propped by a plank splint against the garage's earthquake.

Two months after marching through Boston,
half the regiment was dead;
at the dedication,
William James could almost hear the bronze Negroes breathe.

Their monument sticks like a fishbone
in the city's throat.
Its Colonel is as lean
as a compass-needle.

He has an angry wrenlike vigilance,
a greyhound's gentle tautness;
he seems to wince at pleasure,
and suffocate for privacy.

He is out of bounds now. He rejoices in man's lovely,
peculiar power to choose life and die –
when he leads his black soldiers to death,
he cannot bend his back.

On a thousand small town New England greens,
the old white churches hold their air
of sparse, sincere rebellion; frayed flags
quilt the graveyards of the Grand Army of the Republic.

The stone statues of the abstract Union Soldier
grow slimmer and younger each year –
wasp-waisted, they doze over muskets
and muse through their sideburns . . .

Shaw's father wanted no monument
except the ditch,
where his son's body was thrown
and lost with his "niggers."

The ditch is nearer.
There are no statues for the last war here;
on Boylston Street, a commercial photograph
shows Hiroshima boiling

over a Mosler Safe, the "Rock of Ages"
that survived the blast. Space is nearer.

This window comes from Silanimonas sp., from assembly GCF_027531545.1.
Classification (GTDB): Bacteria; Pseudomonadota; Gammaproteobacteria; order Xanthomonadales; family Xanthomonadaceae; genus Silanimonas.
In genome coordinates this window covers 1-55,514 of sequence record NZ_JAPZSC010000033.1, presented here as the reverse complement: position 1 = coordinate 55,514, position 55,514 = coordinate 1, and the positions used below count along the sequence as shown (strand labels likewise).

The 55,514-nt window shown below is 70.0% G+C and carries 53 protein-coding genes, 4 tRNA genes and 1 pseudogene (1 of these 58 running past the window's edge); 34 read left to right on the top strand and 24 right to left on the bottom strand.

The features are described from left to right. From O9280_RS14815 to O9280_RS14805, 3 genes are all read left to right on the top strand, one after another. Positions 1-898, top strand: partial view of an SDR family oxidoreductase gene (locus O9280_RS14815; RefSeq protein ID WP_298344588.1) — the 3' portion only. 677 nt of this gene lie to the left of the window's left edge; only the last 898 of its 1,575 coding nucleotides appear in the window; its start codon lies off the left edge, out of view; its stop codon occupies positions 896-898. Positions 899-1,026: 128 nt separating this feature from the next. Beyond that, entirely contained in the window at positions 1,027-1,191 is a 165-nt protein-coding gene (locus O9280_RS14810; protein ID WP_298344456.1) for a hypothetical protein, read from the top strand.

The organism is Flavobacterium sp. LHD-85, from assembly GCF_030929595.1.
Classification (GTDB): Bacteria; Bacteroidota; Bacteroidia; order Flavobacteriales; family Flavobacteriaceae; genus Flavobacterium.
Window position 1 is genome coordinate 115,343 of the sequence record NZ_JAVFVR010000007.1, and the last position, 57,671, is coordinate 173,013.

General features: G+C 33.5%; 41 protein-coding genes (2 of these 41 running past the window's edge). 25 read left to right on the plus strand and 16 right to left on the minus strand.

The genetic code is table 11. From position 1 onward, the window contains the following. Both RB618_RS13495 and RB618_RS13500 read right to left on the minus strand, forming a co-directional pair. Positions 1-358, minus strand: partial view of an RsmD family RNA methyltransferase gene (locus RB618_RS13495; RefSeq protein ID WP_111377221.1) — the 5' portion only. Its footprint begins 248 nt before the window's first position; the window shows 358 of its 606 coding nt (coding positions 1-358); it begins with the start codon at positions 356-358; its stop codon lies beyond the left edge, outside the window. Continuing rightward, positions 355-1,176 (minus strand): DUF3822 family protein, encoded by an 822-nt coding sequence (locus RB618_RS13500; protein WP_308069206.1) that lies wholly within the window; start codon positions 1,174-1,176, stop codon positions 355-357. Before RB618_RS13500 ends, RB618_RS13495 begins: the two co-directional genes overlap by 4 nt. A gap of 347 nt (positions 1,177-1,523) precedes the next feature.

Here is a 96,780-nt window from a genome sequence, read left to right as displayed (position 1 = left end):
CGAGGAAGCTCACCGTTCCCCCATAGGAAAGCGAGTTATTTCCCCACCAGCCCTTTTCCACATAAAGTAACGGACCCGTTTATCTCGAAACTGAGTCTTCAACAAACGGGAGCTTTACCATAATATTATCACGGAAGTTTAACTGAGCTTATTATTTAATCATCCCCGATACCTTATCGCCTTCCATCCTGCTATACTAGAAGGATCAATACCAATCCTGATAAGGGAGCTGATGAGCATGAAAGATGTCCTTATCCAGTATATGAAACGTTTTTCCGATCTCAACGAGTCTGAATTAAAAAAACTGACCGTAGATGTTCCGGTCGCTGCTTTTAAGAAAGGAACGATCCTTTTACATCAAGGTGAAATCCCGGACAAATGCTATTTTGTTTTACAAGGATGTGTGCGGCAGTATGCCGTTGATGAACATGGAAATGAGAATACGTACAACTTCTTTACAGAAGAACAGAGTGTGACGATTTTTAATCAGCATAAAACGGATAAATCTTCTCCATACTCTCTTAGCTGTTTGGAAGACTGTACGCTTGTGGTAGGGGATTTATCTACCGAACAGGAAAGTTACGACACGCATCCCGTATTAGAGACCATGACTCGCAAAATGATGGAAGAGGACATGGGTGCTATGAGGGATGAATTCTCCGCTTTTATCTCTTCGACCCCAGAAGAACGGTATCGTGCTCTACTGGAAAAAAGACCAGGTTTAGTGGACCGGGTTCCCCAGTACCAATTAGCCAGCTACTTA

When I crouch to my television set,
the drained faces of Negro school-children rise like balloons.

Colonel Shaw
is riding on his bubble,
he waits
for the blessèd break.

The Aquarium is gone. Everywhere,
giant finned cars nose forward like fish;
a savage servility
slides by on grease.


I talk a bit about this poem in my post on The Literature of the Civil War. I do think it's a great example of the "State of the Nation" poem, something I say more about in my Jacket2 column here...

[Marianne Moore (1887-1972)]

I, too, dislike it: there are things that are important beyond
all this fiddle.
Reading it, however, with a perfect contempt for it, one
discovers in
it after all, a place for the genuine.
Hands that can grasp, eyes
that can dilate, hair that can rise
if it must, these things are important not because a

high-sounding interpretation can be put upon them but because
they are
useful. When they become so derivative as to become
the same thing may be said for all of us, that we
do not admire what
we cannot understand: the bat
holding on upside down or in quest of something to

eat, elephants pushing, a wild horse taking a roll, a tireless
wolf under
a tree, the immovable critic twitching his skin like a horse
that feels a flea, the base-
ball fan, the statistician –
nor is it valid
to discriminate against “business documents and

school-books”; all these phenomena are important. One must make
a distinction
however: when dragged into prominence by half poets, the
result is not poetry,
nor till the poets among us can be
“literalists of
the imagination” – above
insolence and triviality and can present

for inspection, “imaginary gardens with real toads in them,”
shall we have